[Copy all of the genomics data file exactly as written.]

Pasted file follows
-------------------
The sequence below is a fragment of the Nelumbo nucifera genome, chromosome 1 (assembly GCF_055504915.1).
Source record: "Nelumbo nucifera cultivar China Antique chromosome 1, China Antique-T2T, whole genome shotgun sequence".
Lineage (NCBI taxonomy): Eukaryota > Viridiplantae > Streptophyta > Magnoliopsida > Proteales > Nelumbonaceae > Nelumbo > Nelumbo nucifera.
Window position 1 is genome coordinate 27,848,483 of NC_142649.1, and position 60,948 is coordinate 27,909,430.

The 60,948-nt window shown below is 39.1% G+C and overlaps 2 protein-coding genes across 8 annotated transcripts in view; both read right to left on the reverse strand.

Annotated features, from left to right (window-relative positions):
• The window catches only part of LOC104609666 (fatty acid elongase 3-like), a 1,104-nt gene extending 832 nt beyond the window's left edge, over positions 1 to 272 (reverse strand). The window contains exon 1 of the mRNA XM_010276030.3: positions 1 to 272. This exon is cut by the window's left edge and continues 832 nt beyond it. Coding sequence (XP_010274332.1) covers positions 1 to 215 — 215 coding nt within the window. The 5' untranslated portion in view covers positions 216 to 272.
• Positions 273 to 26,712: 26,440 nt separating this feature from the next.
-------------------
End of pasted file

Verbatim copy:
The sequence below is a fragment of the Nelumbo nucifera genome, chromosome 1 (assembly GCF_055504915.1).
Source record: "Nelumbo nucifera cultivar China Antique chromosome 1, China Antique-T2T, whole genome shotgun sequence".
Lineage (NCBI taxonomy): Eukaryota > Viridiplantae > Streptophyta > Magnoliopsida > Proteales > Nelumbonaceae > Nelumbo > Nelumbo nucifera.
Window position 1 is genome coordinate 27,848,483 of NC_142649.1, and position 60,948 is coordinate 27,909,430.

The 60,948-nt window shown below is 39.1% G+C and overlaps 2 protein-coding genes across 8 annotated transcripts in view; both read right to left on the reverse strand.

Annotated features, from left to right (window-relative positions):
• The window catches only part of LOC104609666 (fatty acid elongase 3-like), a 1,104-nt gene extending 832 nt beyond the window's left edge, over positions 1 to 272 (reverse strand). The window contains exon 1 of the mRNA XM_010276030.3: positions 1 to 272. This exon is cut by the window's left edge and continues 832 nt beyond it. Coding sequence (XP_010274332.1) covers positions 1 to 215 — 215 coding nt within the window. The 5' untranslated portion in view covers positions 216 to 272.
• Positions 273 to 26,712: 26,440 nt separating this feature from the next.